Fri. Feb 3rd, 2023

The Jamaica Observer reported on Monday that five-time Olympian Alia Atkinson is mulling retirement at the end of the year.

Atkinson competed in her fifth Olympic Games in Tokyo, swimming in prelims of the 100 breaststroke on Sunday night. She finished third in her heat and did not qualify for the semifinals. Atkinson made the final in this event in each of the last two Olympics: she placed 4th in London in 2012 and 8th in Rio in 2016.

She told the Jamaica Observer, “If you see me next year, then ask me what happened because that’s not the plan right now. I’m going to finish off the rest of the year as I have World Cups and ISL [International Swimming League] coming up, so we’ll see there, and then December we probably look at where I am in life.”

Atkinson has already begun thinking about the next phase.

“My autobiography is coming out and that should be good, I have some swim lessons and swim camps all over the world so that should be fun as well, and just giving back.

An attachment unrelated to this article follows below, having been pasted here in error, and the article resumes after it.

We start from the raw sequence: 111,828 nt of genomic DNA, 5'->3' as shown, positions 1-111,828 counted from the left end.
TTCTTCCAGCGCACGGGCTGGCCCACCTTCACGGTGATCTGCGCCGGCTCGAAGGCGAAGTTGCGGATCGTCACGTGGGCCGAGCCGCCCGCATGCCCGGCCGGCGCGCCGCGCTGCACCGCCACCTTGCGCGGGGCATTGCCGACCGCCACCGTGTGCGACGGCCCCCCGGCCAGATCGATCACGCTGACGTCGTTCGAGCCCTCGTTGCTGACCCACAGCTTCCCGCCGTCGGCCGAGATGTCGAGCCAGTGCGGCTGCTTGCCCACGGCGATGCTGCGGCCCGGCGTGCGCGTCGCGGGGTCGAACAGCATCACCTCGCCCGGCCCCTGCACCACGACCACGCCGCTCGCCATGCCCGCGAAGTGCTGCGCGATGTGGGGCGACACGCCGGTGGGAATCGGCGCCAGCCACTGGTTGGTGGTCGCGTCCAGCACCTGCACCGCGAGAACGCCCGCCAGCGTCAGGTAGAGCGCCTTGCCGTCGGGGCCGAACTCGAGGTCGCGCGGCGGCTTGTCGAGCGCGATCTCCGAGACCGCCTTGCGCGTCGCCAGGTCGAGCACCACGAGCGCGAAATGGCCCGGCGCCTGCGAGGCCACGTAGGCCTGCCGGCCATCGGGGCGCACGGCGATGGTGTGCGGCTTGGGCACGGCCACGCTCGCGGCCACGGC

“My children’s books, I really want to put the time into that and see if that’s where I can actually venture into. I never had the time to actually sit down and do it and put work into it, so I think that’s where I want to go.”

Atkinson became the first black woman to win a world title when she earned gold in the 100 breast at the 2014 FINA Short Course World Championships in Doha, Qatar. She tied the World Record and gave Jamaica its first swimming gold medal at World Championships. She also scored a silver in the 50 breast in Doha. The following August, she became the first Jamaican swimmer to win a long course worlds medal when she claimed bronze in the 100 breast and silver in the 50 breast at 2015 FINA World Championships in Kazan.

Atkinson broke the World Record in the SCM 50 breast at the 2018 World Cup. Later that year she added two more World Championships gold medals (50m and 100m breast) and a bronze in the 100 IM. She

At Texas A&M, she was a 19-time NCAA All-American. She won the 200 Breast at 2010 NCAA Championships and was a three-time Big 12 champion in the 100/200 breast (2007, 2008, and 2010).

In her interview with Jamaica Observer she stressed what has been most important to her during her long and successful career: “I think it was all the people I met growing up in Jamaica swimming, and then being an introvert and getting on this stage and having world record holder and medallists and all these people and being among them and having that respect among them, I think that is something I have earned throughout the years, so I think that’s my greatest achievement just looking back and seeing all the success and respect I’ve gone through. My teammates, people on the pool deck, officials and coaches, and stuff,” she said.


By senior